He'd been fatally attacked by two police officers on May 6, 1977. There were reports that Torres was intoxicated and belligerent when the two officers stopped him that day.
But a year later during trial, the officers received lesser sentences of negligent homicide. That set off a huge riot at Moody Park. Several people were hurt, some stabbed by the crowd which was violently angered by the officer's light convictions.
The organizers of the memorial, the American GI Forum/Houston Chapter, say despite the riots, Torres' death galvanized the Hispanic community and led to improvements for the lives for people of color.
"It's a remembrance of his death -- brutal, deplorable and painful -- especially when you are a veteran yourself," said Johnny Mata with American GI Forum. "So it's a collaboration of his life but so he wouldn't have died in vain, we continue to work in the criminal justice system to improve conditions for all."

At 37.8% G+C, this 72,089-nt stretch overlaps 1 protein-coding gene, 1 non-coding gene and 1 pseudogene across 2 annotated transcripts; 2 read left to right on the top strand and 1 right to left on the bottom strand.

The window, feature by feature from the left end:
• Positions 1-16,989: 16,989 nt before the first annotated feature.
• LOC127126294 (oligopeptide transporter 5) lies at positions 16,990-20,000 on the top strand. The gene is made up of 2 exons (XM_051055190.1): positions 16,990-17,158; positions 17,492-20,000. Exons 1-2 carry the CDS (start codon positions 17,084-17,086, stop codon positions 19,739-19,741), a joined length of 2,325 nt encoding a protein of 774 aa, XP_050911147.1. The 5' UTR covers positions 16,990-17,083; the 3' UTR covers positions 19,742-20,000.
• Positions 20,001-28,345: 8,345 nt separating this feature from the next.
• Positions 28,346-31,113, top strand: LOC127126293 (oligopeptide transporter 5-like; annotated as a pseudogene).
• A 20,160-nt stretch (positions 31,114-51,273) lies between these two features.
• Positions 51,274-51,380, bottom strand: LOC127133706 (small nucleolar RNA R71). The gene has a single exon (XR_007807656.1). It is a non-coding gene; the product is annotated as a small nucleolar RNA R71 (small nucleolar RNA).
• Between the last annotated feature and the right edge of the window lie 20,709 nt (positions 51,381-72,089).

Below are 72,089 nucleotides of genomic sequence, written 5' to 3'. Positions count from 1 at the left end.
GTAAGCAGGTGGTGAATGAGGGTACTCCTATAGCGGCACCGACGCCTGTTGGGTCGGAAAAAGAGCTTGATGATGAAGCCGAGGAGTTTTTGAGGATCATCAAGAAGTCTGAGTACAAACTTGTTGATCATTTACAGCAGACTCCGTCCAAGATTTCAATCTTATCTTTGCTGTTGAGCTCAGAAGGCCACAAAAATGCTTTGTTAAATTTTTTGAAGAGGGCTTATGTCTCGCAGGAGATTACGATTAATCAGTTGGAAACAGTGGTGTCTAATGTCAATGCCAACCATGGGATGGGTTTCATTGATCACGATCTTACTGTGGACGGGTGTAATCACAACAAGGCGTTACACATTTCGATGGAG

This memorial picks up again tonight. The forum plans to show a documentary about the Torres death and resulting riots.
The film is called "A Long Journey Toward Justice." It will take place at the Latino Learning Center on Polk Street at 7pm.